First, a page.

Doing Integration Right

When it comes to tackling integration, you'd be hard-pressed to find a company that does it better than FileEngine.

Almost two years ago, before this column started, I wrote an article about an Indianapolis-based company called FileEngine ( Since writing that article, I have yet to come across a company that approaches integration from a better angle.

One of my biggest laments is that administrators often fall into the same traps as consumers, using other factors besides logic to make their decisions. For example, there are those who insist Linux should be used in all new implementations, based solely on the fact that they despise Microsoft. At the other end of the spectrum are those who insist on using only Microsoft products or operating systems because they find safety in numbers. The truth is, there is not one universal solution, and it's important to evaluate each installation based on its own needs.

What makes FileEngine unique, in my view, is that it doesn't evangelize for the sake of impressing its friends; rather, it saw a need in the market and then found the best product to fill that need. In doing so, FileEngine integrated Linux with Windows, often without its customers being aware of it.

Allow me to explain: FileEngine realized that there are a lot of small businesses that are outgrowing their peer-to-peer (or not) networks. Most of these companies are running some version of Windows and using Microsoft products; they use them because these are the tools they need in order to perform their real jobs. In other words, they are accountants and attorneys, not software developers and IT technicians.

As they outgrow their workgroups, these companies become ready for a server. What they are not ready for is an IT department; a small real-estate company with six users cannot afford to add an administrator just because it added a complex server to the network.

The solution FileEngine came up with is to lease a server to each of these companies. The server is painted fire engine-red and sits on the network handling the same tasks standard servers handle (including backups) without a keyboard, a monitor or a mouse. All the administration is done remotely, and the company doesn't have to think about anything besides the lease fee of approximately $8 a day.

This alone makes an interesting story. What makes the relationship even better, though, is that the server is running Progeny Debian Linux. Why Linux, and why this version of it? Because it makes the most sense. By using Progeny, FileEngine pays a license fee based on the server; it doesn't have to renegotiate if the company suddenly goes from 10 users to 20. The leasing fee covers an unlimited number of users.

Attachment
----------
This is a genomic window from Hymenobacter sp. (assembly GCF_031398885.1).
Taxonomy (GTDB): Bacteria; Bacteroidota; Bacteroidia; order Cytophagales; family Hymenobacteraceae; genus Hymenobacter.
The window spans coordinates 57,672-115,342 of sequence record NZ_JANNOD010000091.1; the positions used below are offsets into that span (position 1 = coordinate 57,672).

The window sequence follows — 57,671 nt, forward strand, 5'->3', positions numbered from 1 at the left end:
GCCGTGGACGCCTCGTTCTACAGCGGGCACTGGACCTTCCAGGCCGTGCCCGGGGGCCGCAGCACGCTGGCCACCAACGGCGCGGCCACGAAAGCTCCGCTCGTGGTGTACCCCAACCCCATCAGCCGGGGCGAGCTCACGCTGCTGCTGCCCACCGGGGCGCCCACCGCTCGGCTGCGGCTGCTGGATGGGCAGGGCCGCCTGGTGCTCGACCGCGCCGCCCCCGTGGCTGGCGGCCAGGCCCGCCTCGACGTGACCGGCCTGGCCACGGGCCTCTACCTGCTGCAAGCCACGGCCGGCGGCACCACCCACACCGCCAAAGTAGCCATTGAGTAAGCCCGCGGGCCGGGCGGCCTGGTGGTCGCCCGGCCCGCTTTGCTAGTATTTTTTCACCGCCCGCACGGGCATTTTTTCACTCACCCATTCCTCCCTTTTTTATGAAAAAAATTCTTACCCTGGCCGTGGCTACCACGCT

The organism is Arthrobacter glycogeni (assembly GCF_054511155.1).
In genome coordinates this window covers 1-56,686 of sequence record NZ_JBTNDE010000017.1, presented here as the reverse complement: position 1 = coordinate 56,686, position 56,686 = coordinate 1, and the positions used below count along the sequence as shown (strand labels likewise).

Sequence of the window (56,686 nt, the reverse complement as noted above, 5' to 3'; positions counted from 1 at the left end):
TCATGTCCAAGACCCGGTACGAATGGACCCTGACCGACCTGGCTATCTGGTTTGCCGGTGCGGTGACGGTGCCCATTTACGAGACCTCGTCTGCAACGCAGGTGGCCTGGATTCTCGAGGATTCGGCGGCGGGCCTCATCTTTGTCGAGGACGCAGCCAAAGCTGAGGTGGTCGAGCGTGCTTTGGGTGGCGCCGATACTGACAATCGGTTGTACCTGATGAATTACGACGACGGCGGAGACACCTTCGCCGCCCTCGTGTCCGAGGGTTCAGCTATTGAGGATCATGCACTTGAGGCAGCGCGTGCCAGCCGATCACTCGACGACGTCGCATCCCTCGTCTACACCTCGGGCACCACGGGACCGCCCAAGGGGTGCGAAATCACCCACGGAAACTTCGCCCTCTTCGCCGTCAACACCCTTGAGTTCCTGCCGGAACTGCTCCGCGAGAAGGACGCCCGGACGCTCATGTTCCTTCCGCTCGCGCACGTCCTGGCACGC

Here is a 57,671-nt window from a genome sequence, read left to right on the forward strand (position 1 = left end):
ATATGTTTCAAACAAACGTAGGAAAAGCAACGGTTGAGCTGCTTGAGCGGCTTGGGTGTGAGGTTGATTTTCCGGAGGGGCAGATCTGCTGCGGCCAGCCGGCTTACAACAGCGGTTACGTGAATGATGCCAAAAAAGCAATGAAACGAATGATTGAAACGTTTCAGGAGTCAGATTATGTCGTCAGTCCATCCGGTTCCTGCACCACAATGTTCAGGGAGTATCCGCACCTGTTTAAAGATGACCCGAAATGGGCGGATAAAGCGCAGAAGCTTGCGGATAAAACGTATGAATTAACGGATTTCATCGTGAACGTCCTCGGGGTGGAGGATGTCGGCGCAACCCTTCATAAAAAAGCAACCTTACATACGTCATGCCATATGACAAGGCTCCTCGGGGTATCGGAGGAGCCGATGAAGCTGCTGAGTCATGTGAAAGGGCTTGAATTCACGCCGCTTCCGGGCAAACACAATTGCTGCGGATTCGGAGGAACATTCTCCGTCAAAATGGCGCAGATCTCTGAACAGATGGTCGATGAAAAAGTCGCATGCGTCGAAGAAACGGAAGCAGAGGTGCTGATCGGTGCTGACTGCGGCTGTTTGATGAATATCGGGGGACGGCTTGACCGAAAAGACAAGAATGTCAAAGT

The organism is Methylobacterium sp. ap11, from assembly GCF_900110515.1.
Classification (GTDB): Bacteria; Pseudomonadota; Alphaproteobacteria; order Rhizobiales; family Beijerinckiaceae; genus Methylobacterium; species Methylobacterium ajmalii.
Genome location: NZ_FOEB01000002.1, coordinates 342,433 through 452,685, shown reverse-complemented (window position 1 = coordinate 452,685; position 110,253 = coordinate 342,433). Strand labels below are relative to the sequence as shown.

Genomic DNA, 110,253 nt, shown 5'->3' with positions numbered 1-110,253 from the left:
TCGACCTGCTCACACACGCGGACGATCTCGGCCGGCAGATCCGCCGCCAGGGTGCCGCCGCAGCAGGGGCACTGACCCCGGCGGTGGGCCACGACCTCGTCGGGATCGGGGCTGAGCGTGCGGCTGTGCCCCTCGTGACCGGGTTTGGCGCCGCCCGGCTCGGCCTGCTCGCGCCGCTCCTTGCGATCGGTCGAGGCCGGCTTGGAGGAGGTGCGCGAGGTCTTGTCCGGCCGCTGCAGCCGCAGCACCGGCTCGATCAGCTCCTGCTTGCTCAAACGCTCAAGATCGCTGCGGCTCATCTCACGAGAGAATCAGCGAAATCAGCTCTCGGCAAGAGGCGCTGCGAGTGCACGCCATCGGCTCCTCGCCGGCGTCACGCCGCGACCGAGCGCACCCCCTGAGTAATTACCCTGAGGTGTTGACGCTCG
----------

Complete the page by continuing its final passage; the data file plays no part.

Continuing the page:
Naturally, this isn't the right solution for every business, but it does satisfy a niche very well. The target market FileEngine is pursuing has six to 25 desktops and just needs basic file sharing. FileEngine's solution is cheaper than most other alternatives on the market.

What I like best, though, is that FileEngine spends no time trying to convince customers that one operating system platform is better than another. The company is satisfied when its customers are happy with what they get, and if they know that their server will fit in seamlessly with what's already there. The operating system on the server, in this environment, is invisible to the users. As long as users can save and retrieve files, print and do other server-based operations, it doesn't matter what operating system is running on the server.

By coupling Samba with LDAP and other open source technologies, FileEngine is able to meet customers' needs and give them a no-worries guarantee, thanks to an appliance that has low maintenance requirements and high uptime numbers.

You can't help but look at this solution and marvel. It fits a customer's need better than anything else, and that, the texts tell us, is the secret to marketing. That FileEngine does it in the way it does is -- I'll tell you -- the secret to true integration.

About the Author

Emmett Dulaney is the author of several books on Linux, Unix and certification, including the Security+ Study Guide, Fourth Edition. He can be reached at [email protected].


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